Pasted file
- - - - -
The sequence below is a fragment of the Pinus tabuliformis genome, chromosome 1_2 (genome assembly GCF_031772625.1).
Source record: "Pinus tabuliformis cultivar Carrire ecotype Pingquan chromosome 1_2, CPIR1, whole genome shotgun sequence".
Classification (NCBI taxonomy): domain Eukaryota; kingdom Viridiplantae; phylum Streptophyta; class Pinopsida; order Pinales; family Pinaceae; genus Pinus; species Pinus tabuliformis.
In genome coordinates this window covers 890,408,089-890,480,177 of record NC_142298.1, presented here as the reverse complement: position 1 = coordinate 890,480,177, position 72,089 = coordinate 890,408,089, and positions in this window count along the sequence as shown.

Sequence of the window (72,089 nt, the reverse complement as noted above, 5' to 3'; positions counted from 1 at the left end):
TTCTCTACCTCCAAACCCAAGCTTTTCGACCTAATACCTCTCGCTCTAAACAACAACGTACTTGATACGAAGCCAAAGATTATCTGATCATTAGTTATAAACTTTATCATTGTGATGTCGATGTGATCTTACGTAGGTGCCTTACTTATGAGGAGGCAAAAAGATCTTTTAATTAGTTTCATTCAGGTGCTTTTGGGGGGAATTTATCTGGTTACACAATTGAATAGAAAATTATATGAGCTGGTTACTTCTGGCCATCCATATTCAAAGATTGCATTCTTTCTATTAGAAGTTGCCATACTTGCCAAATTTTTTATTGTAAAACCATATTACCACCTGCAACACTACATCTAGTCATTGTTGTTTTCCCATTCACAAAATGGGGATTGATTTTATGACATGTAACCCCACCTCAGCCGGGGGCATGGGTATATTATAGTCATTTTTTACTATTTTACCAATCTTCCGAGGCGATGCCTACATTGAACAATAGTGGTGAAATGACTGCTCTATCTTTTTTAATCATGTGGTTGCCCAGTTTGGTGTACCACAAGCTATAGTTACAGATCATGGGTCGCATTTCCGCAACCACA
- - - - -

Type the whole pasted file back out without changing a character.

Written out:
The sequence below is a fragment of the Pinus tabuliformis genome, chromosome 1_2 (genome assembly GCF_031772625.1).
Source record: "Pinus tabuliformis cultivar Carrire ecotype Pingquan chromosome 1_2, CPIR1, whole genome shotgun sequence".
Classification (NCBI taxonomy): domain Eukaryota; kingdom Viridiplantae; phylum Streptophyta; class Pinopsida; order Pinales; family Pinaceae; genus Pinus; species Pinus tabuliformis.
In genome coordinates this window covers 890,408,089-890,480,177 of record NC_142298.1, presented here as the reverse complement: position 1 = coordinate 890,480,177, position 72,089 = coordinate 890,408,089, and positions in this window count along the sequence as shown.

Sequence of the window (72,089 nt, the reverse complement as noted above, 5' to 3'; positions counted from 1 at the left end):
TTCTCTACCTCCAAACCCAAGCTTTTCGACCTAATACCTCTCGCTCTAAACAACAACGTACTTGATACGAAGCCAAAGATTATCTGATCATTAGTTATAAACTTTATCATTGTGATGTCGATGTGATCTTACGTAGGTGCCTTACTTATGAGGAGGCAAAAAGATCTTTTAATTAGTTTCATTCAGGTGCTTTTGGGGGGAATTTATCTGGTTACACAATTGAATAGAAAATTATATGAGCTGGTTACTTCTGGCCATCCATATTCAAAGATTGCATTCTTTCTATTAGAAGTTGCCATACTTGCCAAATTTTTTATTGTAAAACCATATTACCACCTGCAACACTACATCTAGTCATTGTTGTTTTCCCATTCACAAAATGGGGATTGATTTTATGACATGTAACCCCACCTCAGCCGGGGGCATGGGTATATTATAGTCATTTTTTACTATTTTACCAATCTTCCGAGGCGATGCCTACATTGAACAATAGTGGTGAAATGACTGCTCTATCTTTTTTAATCATGTGGTTGCCCAGTTTGGTGTACCACAAGCTATAGTTACAGATCATGGGTCGCATTTCCGCAACCACA